Brian Rice – Southern State Community College
- Written by: Matt Sulem
- Produced by: Kyle Gahm
- Estimated reading time: 4 mins
Most university leaders pride themselves on having a diverse student body, but how many schools can count robots in their enrollment?
Southern State Community College in Hillsboro, Ohio, can. In fact, it has three.
Designed by Suitable Technologies, these Beam telepresence robots allow students, professors and other faculty members to roam the campus grounds, take part in meetings, attend classes or even teach—whether they are located on the other side of town or the other side of the world.
All that’s needed to operate these robots—which look like a hybrid of an iPad and a Segway—is a microphone and camera-equipped device, a free plug-in or application and an internet connection, says Chief Information Officer Brian Rice.
“It’s impressive how well you can see and hear things,” he adds, explaining that the user’s face also appears on the robot’s screen during use. “It really feels like you’re in the room.”
As a community college, Southern State finds this technology especially useful because every student—from high school seniors taking classes for college credit to senior citizens—is a commuter at the four-campus school.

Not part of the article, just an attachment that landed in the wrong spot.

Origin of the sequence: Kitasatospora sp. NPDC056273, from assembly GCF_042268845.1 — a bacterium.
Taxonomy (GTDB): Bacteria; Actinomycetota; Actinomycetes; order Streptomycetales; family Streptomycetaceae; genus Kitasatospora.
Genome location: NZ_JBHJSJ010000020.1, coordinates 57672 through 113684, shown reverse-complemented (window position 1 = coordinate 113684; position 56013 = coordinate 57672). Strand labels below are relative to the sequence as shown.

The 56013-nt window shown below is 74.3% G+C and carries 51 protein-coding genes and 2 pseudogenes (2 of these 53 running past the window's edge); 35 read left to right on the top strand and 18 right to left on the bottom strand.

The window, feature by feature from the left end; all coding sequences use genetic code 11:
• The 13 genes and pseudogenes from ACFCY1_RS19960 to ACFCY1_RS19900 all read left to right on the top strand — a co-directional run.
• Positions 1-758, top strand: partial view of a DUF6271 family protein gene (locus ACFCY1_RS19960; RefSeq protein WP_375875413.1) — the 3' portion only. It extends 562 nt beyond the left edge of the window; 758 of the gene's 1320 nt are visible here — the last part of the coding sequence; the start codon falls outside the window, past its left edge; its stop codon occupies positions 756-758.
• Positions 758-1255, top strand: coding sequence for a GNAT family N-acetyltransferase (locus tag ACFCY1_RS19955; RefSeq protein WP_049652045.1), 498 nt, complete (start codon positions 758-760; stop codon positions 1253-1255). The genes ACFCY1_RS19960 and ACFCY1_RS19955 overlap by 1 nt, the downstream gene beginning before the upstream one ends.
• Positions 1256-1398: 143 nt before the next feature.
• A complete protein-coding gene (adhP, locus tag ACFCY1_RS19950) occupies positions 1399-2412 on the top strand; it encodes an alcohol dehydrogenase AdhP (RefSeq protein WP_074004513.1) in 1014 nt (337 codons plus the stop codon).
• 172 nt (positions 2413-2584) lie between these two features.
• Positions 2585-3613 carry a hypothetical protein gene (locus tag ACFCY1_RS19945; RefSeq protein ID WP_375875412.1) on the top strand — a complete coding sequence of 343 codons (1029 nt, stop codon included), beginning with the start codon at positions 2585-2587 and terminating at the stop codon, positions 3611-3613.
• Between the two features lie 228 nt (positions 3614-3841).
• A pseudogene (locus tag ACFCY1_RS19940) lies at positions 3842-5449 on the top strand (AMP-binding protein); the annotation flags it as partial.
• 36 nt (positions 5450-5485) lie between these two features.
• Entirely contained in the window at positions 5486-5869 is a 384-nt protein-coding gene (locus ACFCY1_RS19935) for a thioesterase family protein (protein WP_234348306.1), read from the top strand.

One student used it when she had to visit a family member in the hospital for a week and still wanted to attend her classes. Another student, taking nursing courses, used it to avoid missing a crucial meeting while traveling in Arizona. An instructor used it to give a lecture when she couldn’t make it to class.
Rice says an executive from the Department of Education, who wanted to have a more engaging interaction, even took one for a spin in lieu of calling in for a teleconference at Southern State’s campus.
Afterward, the executive excitedly told his co-workers that he visited Southern State Community College but never left his desk.
“He connected, immediately started driving and commented at how easy it was,” Rice adds, explaining that users can control the robots using the directional pads on a keyboard or their fingers on a touchscreen.
“Students that play video games a lot have no problem maneuvering it,” he reports.
Cruising around campus
Although a few other schools have utilized this technology for certain students—for instance, an enrollee with a disability that would prevent him or her from easily commuting—Southern State’s three robots are open to everyone.
The popularity of this telepresence technology is slowly increasing, Rice says, but the demand hasn’t been overwhelming yet.
To coordinate use of the robots, the IT department developed a scheduling system. Once the user-to-be fills out a form and watches a brief instructional video, the department and campus library receive an email, and a librarian will reply with a username and password.
The user is then free to roam anywhere, and it’s not uncommon to see a bot or two cruising down the hallways on any given day. In fact, Rice has not only used one to attend a meeting, he was once surprised to see one roll into a conference he was in, unannounced.